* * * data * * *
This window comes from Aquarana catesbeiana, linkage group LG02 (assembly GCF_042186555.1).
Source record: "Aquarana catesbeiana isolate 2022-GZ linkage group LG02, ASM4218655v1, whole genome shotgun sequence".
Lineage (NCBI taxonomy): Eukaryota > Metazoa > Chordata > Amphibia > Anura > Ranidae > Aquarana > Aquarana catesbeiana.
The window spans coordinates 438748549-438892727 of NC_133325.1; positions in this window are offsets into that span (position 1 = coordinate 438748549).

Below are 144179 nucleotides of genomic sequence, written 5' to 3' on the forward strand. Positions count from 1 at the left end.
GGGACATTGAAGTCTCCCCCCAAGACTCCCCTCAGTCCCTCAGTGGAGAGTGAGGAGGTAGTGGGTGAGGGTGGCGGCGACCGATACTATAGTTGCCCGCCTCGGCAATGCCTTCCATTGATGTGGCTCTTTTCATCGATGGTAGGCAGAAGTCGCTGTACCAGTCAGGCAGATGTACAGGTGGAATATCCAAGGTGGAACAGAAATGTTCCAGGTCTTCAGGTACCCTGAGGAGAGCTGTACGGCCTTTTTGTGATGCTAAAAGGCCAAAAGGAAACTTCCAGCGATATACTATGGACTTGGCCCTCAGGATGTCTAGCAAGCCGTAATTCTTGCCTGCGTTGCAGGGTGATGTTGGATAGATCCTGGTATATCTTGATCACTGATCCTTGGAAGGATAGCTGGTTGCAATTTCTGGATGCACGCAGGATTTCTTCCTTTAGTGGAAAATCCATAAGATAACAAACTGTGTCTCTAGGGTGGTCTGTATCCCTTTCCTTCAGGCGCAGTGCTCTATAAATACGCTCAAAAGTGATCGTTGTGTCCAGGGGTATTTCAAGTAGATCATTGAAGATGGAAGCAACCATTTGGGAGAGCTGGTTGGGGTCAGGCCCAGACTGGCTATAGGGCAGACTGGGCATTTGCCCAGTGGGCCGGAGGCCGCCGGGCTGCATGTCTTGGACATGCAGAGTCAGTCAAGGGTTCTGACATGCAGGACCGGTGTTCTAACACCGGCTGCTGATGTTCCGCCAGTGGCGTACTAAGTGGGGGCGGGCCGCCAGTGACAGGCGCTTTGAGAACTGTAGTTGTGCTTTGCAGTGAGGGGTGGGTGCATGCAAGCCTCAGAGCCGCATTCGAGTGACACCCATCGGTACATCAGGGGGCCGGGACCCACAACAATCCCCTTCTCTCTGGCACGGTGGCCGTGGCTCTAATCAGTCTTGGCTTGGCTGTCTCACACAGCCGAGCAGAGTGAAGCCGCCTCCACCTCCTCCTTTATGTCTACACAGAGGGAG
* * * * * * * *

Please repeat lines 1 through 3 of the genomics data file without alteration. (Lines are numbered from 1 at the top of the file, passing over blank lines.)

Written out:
This window comes from Aquarana catesbeiana, linkage group LG02 (assembly GCF_042186555.1).
Source record: "Aquarana catesbeiana isolate 2022-GZ linkage group LG02, ASM4218655v1, whole genome shotgun sequence".
Lineage (NCBI taxonomy): Eukaryota > Metazoa > Chordata > Amphibia > Anura > Ranidae > Aquarana > Aquarana catesbeiana.